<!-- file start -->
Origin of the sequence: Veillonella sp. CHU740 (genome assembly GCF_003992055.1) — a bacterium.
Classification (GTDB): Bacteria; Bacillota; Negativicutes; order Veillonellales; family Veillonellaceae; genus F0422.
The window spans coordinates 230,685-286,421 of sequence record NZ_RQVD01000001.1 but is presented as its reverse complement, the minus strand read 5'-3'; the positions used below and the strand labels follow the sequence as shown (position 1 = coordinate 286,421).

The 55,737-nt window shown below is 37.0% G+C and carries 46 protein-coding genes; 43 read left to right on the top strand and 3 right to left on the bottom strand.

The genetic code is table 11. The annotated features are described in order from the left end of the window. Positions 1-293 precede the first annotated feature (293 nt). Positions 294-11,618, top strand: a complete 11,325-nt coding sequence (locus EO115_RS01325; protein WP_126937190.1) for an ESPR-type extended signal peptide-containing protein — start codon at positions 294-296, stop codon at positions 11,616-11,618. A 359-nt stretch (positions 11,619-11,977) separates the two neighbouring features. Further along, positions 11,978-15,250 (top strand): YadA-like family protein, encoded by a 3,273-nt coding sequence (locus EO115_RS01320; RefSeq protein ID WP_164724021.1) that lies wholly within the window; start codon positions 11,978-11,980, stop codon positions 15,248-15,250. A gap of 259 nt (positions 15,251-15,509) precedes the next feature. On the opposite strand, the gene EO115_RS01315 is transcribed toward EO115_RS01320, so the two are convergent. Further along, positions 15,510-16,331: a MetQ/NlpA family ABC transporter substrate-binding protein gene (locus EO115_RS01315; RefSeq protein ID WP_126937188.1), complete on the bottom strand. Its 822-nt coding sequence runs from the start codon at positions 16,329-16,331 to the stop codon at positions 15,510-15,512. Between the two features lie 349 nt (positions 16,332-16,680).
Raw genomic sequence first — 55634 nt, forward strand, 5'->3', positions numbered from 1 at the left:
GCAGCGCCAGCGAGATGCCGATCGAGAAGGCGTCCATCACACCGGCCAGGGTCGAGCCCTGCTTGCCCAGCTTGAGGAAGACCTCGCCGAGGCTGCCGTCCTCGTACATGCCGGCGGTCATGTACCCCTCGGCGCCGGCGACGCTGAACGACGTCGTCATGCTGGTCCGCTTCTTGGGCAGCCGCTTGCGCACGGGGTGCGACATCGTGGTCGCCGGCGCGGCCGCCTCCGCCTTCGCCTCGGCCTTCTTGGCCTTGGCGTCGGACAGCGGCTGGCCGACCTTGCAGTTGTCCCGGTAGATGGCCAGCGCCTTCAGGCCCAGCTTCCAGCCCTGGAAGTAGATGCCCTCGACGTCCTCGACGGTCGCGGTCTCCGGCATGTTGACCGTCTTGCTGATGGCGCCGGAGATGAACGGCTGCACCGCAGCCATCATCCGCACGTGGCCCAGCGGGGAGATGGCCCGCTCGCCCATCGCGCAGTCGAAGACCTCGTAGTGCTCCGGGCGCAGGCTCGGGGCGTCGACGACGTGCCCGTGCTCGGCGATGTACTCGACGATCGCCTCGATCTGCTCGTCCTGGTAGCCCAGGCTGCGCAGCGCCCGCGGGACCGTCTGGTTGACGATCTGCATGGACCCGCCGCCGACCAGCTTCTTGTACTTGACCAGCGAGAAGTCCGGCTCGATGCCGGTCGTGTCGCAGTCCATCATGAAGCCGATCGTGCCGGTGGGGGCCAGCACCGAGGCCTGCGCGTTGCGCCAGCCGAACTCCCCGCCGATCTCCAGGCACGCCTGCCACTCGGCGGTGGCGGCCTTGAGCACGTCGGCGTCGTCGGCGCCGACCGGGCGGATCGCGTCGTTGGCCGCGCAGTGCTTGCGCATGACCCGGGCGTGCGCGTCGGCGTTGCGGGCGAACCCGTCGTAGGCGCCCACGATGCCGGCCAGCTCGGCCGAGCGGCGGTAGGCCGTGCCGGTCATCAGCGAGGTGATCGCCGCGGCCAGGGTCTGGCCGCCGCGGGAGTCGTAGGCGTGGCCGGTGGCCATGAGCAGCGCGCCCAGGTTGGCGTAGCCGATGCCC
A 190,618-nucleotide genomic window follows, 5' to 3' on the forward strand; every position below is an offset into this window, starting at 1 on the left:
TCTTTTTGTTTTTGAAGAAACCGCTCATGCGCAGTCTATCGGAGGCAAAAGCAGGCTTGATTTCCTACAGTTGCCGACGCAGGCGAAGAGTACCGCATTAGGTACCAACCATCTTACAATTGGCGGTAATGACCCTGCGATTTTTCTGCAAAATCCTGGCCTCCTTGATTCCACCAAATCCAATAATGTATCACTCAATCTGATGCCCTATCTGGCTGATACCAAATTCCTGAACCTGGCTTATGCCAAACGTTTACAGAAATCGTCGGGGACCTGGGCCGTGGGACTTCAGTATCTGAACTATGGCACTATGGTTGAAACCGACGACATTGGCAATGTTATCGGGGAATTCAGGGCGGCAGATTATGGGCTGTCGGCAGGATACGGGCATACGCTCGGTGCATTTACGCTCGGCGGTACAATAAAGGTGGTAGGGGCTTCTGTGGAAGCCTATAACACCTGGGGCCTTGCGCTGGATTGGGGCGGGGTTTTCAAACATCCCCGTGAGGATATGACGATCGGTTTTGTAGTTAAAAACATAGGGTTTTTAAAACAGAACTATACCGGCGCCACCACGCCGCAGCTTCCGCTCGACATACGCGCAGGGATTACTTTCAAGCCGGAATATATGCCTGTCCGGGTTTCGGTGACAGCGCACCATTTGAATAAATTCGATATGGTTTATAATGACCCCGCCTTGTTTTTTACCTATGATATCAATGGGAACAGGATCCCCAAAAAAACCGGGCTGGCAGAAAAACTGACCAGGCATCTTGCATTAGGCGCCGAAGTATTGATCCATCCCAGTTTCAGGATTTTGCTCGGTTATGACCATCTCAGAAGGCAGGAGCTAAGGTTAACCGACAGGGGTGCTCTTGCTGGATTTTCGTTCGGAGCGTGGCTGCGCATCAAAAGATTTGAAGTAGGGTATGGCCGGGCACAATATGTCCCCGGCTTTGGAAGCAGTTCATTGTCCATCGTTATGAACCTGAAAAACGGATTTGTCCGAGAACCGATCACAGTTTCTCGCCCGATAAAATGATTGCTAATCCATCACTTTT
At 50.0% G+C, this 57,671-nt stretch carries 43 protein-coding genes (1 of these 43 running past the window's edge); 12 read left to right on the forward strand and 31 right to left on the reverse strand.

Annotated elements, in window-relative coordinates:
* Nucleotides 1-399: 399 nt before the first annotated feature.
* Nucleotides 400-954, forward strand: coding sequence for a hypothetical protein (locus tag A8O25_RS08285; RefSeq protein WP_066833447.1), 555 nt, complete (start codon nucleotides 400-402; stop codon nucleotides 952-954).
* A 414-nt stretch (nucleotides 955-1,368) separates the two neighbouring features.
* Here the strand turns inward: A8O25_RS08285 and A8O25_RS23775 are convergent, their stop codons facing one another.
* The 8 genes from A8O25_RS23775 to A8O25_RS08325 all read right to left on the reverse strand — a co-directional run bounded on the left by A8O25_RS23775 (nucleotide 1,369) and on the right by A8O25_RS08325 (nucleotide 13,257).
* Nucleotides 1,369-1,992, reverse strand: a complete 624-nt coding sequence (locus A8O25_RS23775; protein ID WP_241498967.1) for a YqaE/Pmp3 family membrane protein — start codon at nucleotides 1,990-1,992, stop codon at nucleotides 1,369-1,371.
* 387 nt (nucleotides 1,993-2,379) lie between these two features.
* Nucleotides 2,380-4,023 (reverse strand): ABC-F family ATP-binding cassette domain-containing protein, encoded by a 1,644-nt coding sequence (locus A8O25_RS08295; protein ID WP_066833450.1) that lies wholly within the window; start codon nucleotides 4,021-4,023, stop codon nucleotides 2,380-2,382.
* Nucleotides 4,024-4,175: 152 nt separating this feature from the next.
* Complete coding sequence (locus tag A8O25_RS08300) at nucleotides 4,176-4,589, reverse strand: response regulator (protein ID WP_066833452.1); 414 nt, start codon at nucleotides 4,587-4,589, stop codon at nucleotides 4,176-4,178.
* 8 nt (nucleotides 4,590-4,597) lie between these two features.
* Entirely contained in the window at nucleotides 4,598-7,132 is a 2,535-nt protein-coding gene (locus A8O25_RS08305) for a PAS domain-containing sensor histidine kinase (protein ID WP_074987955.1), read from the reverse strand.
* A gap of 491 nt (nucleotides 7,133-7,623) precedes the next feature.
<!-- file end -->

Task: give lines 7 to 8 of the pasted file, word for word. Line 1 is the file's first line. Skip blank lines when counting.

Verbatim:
GCAGCGCCAGCGAGATGCCGATCGAGAAGGCGTCCATCACACCGGCCAGGGTCGAGCCCTGCTTGCCCAGCTTGAGGAAGACCTCGCCGAGGCTGCCGTCCTCGTACATGCCGGCGGTCATGTACCCCTCGGCGCCGGCGACGCTGAACGACGTCGTCATGCTGGTCCGCTTCTTGGGCAGCCGCTTGCGCACGGGGTGCGACATCGTGGTCGCCGGCGCGGCCGCCTCCGCCTTCGCCTCGGCCTTCTTGGCCTTGGCGTCGGACAGCGGCTGGCCGACCTTGCAGTTGTCCCGGTAGATGGCCAGCGCCTTCAGGCCCAGCTTCCAGCCCTGGAAGTAGATGCCCTCGACGTCCTCGACGGTCGCGGTCTCCGGCATGTTGACCGTCTTGCTGATGGCGCCGGAGATGAACGGCTGCACCGCAGCCATCATCCGCACGTGGCCCAGCGGGGAGATGGCCCGCTCGCCCATCGCGCAGTCGAAGACCTCGTAGTGCTCCGGGCGCAGGCTCGGGGCGTCGACGACGTGCCCGTGCTCGGCGATGTACTCGACGATCGCCTCGATCTGCTCGTCCTGGTAGCCCAGGCTGCGCAGCGCCCGCGGGACCGTCTGGTTGACGATCTGCATGGACCCGCCGCCGACCAGCTTCTTGTACTTGACCAGCGAGAAGTCCGGCTCGATGCCGGTCGTGTCGCAGTCCATCATGAAGCCGATCGTGCCGGTGGGGGCCAGCACCGAGGCCTGCGCGTTGCGCCAGCCGAACTCCCCGCCGATCTCCAGGCACGCCTGCCACTCGGCGGTGGCGGCCTTGAGCACGTCGGCGTCGTCGGCGCCGACCGGGCGGATCGCGTCGTTGGCCGCGCAGTGCTTGCGCATGACCCGGGCGTGCGCGTCGGCGTTGCGGGCGAACCCGTCGTAGGCGCCCACGATGCCGGCCAGCTCGGCCGAGCGGCGGTAGGCCGTGCCGGTCATCAGCGAGGTGATCGCCGCGGCCAGGGTCTGGCCGCCGCGGGAGTCGTAGGCGTGGCCGGTGGCCATGAGCAGCGCGCCCAGGTTGGCGTAGCCGATGCCC
A 190,618-nucleotide genomic window follows, 5' to 3' on the forward strand; every position below is an offset into this window, starting at 1 on the left: